Unpleasant Design

“Design should be about solving problems, not hiding them” – Extra Credits, 2018

While hunting for the link to a video I had previously seen about level design, I came across another I had viewed before that confronts the issues of unpleasant design. I wanted to bring the issue to attention because I feel like many people walk past examples of unpleasant design every day without realizing why it’s made the way it is.

The gist of unpleasant design is essentially that something is created in order to deter a certain subset of people from using it. Examples include using metal bars in the middle of benches to discourage homeless people from sleeping there or blue lights used in bathrooms to stop drug users from using heroine inside.

Sure, these tactics may keep an area cleaner and more pleasant for the general populace to be around, but these issues are only masked for a short while – like plugging holes temporarily with gum while a ship continues to sink. Homelessness and drug use run rampant, especially here in the Seattle-area. People dealing with these issues just move from one place to another when unpleasant design is added by politicians trying to shove the real problems into the back of their minds.

I know the topics of homelessness and drug abuse are much more complicated than I’m making it sound, but these are problems that need to be fixed or else in the end, nobody is happy. As citizens of a democracy, we should care about the rights of everyone. We have to be aware of the ethics surrounding these unsettling additions of unpleasant design and address the real issues at hand – not hide them. We need to make sure our votes go to people actually willing to solve these problems and find the money to add more wellness programs for people in need (both mental and financial).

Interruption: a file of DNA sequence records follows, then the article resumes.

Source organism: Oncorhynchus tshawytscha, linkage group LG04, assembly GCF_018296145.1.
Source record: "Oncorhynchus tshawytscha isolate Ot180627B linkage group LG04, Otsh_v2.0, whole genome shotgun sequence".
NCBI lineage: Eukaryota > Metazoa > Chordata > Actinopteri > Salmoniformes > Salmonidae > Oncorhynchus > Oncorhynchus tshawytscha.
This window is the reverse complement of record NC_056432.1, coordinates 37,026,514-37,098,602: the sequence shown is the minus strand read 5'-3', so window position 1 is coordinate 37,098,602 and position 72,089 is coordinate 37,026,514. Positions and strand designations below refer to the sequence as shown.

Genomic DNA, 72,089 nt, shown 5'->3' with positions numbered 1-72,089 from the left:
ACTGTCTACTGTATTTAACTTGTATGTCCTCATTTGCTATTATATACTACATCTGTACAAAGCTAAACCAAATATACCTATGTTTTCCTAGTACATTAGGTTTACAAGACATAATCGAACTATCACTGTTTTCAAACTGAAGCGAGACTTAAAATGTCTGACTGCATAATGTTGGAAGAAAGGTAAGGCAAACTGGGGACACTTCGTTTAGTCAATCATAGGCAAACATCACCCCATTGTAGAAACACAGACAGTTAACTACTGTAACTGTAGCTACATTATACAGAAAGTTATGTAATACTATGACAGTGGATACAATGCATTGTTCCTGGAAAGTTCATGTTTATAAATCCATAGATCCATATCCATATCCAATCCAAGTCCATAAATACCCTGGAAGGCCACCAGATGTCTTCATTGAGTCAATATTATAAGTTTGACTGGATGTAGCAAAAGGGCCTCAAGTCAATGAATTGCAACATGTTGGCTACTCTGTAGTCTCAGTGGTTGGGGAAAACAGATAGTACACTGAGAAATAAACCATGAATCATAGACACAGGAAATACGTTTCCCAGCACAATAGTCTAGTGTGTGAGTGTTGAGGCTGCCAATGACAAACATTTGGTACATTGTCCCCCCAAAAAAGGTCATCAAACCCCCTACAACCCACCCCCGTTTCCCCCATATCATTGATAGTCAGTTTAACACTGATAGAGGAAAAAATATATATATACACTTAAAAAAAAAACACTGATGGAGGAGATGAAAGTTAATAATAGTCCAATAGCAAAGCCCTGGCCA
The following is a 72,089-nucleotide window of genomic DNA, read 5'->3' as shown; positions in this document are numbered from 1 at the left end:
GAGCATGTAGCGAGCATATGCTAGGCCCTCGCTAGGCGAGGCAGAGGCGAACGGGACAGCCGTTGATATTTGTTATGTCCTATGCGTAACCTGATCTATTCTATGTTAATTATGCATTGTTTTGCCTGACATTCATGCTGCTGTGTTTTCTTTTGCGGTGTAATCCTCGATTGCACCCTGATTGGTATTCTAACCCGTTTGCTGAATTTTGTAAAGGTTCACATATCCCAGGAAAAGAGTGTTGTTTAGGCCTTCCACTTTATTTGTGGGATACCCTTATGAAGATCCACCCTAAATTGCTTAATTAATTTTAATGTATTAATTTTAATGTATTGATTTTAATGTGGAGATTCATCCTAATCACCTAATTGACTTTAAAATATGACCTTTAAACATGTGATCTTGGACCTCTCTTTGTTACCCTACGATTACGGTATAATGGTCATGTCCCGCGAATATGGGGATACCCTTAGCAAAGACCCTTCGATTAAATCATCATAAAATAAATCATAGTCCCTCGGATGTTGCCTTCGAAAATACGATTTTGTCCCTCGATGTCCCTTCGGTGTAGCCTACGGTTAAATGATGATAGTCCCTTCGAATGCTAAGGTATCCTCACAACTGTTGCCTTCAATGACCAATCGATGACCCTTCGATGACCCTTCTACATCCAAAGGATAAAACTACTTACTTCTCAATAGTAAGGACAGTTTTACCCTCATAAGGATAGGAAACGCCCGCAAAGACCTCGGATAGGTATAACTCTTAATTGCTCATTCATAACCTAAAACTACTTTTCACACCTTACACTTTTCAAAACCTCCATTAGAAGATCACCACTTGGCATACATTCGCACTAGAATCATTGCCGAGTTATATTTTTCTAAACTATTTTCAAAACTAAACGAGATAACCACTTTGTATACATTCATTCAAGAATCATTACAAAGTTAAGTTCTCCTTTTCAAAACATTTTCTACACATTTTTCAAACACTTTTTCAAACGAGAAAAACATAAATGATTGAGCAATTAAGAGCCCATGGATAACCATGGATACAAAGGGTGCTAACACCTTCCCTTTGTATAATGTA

You can view the video where I learned about unpleasant design down below:


1 thought on “Unpleasant Design”

  1. Thanks for bringing up this issue. While I’ve heard of this concept before it is a good reminder that these are issues that need to be a topic of conversation. It’s also interesting to note that this is something I can often conveniently forget about since I do not suffer personally from unpleasant design. I think you are very much correct in noting that these are temporary bandaids to serious problems. I’d be curious what research has been done about the effects (negative or positive) of unpleasant design.

    Liked by 1 person

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